17 Nov, 2021 - Natasha West
Walk back in time to when gravediggers were cloaked in mystery because of the lonely nature of their work. It was in buildings like this that you’d find a gravedigger to hire to help you bury a loved one. Each religion would have their own group of gravediggers.
This pavilion was built in the 1900s and is attributed to John Bursham Clamp – it was built as a rest hour for gravediggers, funeral directors and hearse drivers. The hut is an octagonal timber building with a corrugated iron roof. The four pine trees surrounding the hut are part of the heritage value of the New Anglican section of the cemetery.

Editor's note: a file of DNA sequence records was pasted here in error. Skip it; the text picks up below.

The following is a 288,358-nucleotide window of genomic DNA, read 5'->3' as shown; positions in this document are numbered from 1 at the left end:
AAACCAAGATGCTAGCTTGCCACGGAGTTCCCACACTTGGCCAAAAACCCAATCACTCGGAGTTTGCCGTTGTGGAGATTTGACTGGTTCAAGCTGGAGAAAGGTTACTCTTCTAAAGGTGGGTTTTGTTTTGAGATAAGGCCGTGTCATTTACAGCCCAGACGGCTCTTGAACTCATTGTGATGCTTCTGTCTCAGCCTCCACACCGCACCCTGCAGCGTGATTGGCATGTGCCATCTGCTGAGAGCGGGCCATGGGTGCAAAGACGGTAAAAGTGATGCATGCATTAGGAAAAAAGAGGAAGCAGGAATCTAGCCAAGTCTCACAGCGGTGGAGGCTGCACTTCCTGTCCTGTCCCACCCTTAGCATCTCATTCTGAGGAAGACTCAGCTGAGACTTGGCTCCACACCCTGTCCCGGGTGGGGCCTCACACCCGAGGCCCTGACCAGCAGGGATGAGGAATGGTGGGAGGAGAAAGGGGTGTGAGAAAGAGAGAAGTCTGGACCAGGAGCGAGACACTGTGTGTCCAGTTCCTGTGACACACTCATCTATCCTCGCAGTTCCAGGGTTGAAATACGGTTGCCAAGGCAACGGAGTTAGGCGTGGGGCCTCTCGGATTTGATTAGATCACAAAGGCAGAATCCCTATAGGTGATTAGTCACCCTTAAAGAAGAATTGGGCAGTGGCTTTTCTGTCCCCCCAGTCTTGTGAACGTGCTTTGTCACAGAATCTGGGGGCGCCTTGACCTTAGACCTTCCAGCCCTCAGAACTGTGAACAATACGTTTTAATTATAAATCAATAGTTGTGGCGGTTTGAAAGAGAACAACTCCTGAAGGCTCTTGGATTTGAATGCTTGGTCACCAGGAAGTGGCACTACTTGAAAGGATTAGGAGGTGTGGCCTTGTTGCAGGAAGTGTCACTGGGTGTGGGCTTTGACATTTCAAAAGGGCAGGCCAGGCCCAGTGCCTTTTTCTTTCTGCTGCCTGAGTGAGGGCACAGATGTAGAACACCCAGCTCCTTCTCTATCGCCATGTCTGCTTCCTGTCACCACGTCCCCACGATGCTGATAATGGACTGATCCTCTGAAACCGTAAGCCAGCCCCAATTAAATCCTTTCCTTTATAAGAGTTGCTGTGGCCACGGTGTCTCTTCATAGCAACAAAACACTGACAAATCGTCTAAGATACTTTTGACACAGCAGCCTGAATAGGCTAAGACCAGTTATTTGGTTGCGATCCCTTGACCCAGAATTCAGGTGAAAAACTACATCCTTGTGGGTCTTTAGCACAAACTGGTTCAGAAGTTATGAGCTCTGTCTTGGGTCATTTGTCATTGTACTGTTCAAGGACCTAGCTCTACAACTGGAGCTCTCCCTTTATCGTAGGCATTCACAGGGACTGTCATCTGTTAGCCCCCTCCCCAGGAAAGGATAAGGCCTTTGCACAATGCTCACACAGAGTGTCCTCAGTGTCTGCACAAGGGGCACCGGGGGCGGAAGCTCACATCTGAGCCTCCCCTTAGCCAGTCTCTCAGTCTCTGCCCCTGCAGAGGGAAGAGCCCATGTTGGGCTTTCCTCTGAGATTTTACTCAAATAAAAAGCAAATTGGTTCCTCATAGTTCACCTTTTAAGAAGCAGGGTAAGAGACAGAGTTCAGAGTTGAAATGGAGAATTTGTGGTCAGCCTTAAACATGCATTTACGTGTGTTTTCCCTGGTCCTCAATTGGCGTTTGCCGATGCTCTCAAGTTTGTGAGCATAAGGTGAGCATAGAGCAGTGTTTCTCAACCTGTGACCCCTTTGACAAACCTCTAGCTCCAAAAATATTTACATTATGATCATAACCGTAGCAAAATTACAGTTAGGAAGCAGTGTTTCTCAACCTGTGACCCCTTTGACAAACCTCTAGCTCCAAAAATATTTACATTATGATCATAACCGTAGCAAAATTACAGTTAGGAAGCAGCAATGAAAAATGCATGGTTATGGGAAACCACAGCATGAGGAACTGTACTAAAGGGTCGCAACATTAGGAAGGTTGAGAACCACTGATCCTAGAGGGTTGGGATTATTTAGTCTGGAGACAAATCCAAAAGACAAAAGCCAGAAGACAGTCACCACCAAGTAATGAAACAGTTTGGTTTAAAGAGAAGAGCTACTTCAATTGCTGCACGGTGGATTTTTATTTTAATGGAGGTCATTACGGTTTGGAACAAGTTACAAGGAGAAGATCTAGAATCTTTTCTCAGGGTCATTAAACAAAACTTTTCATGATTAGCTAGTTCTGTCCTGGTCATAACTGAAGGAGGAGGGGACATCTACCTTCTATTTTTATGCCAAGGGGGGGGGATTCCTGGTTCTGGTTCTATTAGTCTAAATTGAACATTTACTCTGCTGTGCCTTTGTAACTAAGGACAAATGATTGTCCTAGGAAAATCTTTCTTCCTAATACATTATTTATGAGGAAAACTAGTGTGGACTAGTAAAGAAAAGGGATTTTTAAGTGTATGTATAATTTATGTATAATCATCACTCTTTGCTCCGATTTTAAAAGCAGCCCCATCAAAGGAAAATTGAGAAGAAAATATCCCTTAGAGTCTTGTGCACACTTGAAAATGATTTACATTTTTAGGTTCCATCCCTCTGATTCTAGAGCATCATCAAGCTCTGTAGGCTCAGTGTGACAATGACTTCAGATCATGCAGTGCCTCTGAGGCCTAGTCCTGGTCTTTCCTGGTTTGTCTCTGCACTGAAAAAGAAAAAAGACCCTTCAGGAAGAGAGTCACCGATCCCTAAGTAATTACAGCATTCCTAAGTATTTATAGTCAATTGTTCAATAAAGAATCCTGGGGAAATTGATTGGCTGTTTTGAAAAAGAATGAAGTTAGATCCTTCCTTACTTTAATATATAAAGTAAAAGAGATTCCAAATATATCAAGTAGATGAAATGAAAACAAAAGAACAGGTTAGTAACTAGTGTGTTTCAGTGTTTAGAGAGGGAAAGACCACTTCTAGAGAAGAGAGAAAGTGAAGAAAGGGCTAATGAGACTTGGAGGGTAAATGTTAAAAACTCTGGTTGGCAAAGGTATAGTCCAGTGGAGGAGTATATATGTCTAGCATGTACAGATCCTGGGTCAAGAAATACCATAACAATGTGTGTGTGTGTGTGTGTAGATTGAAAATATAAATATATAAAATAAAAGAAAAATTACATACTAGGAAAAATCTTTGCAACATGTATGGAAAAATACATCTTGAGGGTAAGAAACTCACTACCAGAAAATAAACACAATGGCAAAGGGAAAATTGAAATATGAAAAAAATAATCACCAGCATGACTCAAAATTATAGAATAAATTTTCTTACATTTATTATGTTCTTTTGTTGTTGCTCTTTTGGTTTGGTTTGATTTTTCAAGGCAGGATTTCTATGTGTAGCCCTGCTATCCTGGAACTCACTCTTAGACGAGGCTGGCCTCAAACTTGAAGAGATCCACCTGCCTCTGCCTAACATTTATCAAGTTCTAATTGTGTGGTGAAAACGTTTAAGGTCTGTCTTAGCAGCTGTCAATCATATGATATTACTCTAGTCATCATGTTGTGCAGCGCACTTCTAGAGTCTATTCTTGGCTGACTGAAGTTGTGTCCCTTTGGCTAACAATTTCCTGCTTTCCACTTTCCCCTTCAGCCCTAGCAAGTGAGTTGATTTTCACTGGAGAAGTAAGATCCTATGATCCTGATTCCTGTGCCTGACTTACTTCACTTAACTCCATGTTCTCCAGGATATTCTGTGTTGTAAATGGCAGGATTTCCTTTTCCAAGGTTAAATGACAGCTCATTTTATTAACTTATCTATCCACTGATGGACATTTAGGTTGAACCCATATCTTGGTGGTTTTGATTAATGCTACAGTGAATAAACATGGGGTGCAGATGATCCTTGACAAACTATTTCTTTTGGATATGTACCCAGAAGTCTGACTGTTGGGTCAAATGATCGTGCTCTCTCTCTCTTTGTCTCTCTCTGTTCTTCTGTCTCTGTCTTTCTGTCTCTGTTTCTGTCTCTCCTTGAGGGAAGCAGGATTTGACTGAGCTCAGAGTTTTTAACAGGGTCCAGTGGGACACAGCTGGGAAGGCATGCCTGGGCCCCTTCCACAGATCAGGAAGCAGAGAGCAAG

Gravediggers from this time were also called ‘sextons’ or ‘sextants’. A sexton was an officer of the church or synagogue who was responsible for the maintenance, which included the graveyard. You can find an example of this in Shakespeare’s Hamlet where the gravedigger says, “I have been sexton here, man and boy, thirty years.”
The hut was renovated in 2019 with funding from The Heritage Council, Friends of Rookwood & Rookwood General Cemetery. An information board is found on the western side and it is recommended you take a short walk to admire the building from a distance.